I was pretty quiet last week. Some family stuff going on kept me away from work and (largely) off the Internet. Still over the last few days I have been catching up with things and I have captured a few good links. Several of them I would normally have posted as complete blog posts but the places I am linking to do as good if not better job at explaining what is going on. So here are the best of what I found.

    “Girls can’t program in their heads”: gender and games in the computing classroom from the  Communications of the ACM blog. Seems like a lot going on with regards to gender balance in the computer field this week. Microsoft research also had a couple of videos on the subject. MSR and the National Center for Women & Information Technology @NCWIT in the campaign to increase diversity.  Also from @MSFTResearch Video of the Week: MSR Cambridge’s Jasmin Fisher, on research & her advice to women entering the field.

    My manager wrote up a link to a lot of Windows 8 Developer Camps and Hackathons – Coming July to September

    I liked reading 'Should CS Principles be the first CS course in High Schools?'  This was written by one of the teachers who has been piloting the new CS Principles course and I like their take on a first computer course in HS.

    Microsoft NERD@MSNewEngland has a new Facebook page. LIKE them and get the latest NERD Center‬ photos, events, jobs & more. …

    Microsoft launches ‪Office365‬ 4 Education --FREE and available now--students can do homework anywhere on any device! Please check out Office 365 for education – a game changer for teaching and learning.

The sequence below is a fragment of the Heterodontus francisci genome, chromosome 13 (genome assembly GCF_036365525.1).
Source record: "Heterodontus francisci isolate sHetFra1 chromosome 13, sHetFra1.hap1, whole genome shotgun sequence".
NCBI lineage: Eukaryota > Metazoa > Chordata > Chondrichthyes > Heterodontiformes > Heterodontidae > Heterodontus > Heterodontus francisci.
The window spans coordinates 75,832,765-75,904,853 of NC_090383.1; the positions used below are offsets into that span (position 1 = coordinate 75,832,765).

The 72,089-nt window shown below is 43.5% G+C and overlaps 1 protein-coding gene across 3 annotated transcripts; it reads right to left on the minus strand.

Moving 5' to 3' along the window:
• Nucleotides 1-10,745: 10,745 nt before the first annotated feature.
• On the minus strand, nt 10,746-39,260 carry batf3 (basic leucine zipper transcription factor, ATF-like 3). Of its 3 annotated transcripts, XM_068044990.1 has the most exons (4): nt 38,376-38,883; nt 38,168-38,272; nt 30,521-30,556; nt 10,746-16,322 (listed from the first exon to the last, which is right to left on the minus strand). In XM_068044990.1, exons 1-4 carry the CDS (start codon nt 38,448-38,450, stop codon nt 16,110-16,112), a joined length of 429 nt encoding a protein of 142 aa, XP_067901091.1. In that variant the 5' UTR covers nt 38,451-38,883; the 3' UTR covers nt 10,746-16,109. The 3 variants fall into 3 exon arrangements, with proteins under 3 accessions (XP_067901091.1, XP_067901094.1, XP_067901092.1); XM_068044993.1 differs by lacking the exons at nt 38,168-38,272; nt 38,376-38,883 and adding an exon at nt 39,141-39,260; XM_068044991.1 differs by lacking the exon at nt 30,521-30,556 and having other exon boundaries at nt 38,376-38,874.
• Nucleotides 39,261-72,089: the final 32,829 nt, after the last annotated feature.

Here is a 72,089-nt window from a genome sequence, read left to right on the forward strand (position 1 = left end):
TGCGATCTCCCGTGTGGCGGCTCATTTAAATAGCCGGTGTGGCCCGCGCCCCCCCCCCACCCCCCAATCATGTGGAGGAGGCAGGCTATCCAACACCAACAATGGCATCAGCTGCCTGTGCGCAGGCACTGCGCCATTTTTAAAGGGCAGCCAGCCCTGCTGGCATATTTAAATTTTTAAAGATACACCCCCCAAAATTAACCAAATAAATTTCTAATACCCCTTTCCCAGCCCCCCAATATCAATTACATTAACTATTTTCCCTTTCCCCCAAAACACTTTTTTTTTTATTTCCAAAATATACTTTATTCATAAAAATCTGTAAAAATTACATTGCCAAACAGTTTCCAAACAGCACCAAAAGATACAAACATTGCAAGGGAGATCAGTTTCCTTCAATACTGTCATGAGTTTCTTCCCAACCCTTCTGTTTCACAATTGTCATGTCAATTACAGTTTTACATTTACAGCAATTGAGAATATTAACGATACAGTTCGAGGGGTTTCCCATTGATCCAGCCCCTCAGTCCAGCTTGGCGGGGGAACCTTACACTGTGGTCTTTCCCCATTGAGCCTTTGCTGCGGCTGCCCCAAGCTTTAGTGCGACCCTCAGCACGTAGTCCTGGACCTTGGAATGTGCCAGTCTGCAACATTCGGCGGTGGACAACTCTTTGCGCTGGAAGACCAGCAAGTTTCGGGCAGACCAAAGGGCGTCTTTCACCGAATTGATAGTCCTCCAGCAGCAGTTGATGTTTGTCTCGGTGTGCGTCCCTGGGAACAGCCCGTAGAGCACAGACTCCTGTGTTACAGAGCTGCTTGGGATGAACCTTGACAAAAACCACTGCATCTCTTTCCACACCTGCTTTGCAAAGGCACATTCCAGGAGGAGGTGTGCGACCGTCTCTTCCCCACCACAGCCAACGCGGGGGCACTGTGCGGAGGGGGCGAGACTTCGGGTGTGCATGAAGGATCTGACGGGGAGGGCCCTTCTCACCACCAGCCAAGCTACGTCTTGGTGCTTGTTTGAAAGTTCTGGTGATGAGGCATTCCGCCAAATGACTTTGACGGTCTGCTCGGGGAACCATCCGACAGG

Critics of the Microsoft Surface just don't get it via @halberenson Hal, who wrote this post, is an old friend of mine. We've worked at the same three different companies, he says I’m following him, but he's currently retired from Microsoft. In any case I enjoy reading his well thought out ideas.

    How to Create a Metro Icon Yet another useful post by my friend Ed Donahue.


  • Computer Science Teacher - Thoughts and Information from Alfred Thompson

    Microsoft Research Faculty Summit Live Stream 2012


    msrfc2012I received this news from the ACM recently. The Microsoft Research Faculty Summit will be available live  for the public this year. I’ve ben fortunate enough to attend this event a couple of times and it is a unique event that mixes industry researchers and academic researchers across the computer science community. It mixes sub areas in a way that most other conferences do not. So this is a great chance to view some outstanding content without leaving home.

    For the first time, Microsoft Research will present its Faculty Summit in a virtual forum freely accessible by the public. On July 16 and 17, 9:00 a.m. to 2:00 p.m. Pacific Standard Time (PST) (noon to 5:00 p.m. Eastern Standard Time), hear leading academic researchers and educators, as well as Microsoft researchers, product group engineers, and architects explore new opportunities in computer science research and advances that address real-world challenges. The event will feature such luminaries as:

    • Eric Horvitz, Microsoft Research Distinguished Scientist, on harnessing large amounts of data for generating insights and guiding decision making
    • Patrick Baudisch, computer science professor at the Hasso Plattner Institute, on research opportunities and challenges in natural user interface research
    • David Breashears, founder and Executive Director of GlacierWorks, on vanishing glaciers of the Greater Himalaya

    Whether you are a computer scientist, researcher, or student, you will benefit from the rich and valuable content presented in this virtual forum, and also have a chance to share ideas and ask questions in real-time on Twitter at #FacSumm. A web page for the streaming video will be available in ACM's Learning Center on July 16.

    BTW this is one of THE hot tickets for academic computer scientists. The chance to view these talks live and for free is a big deal. I’ll be watching as much of it as I can.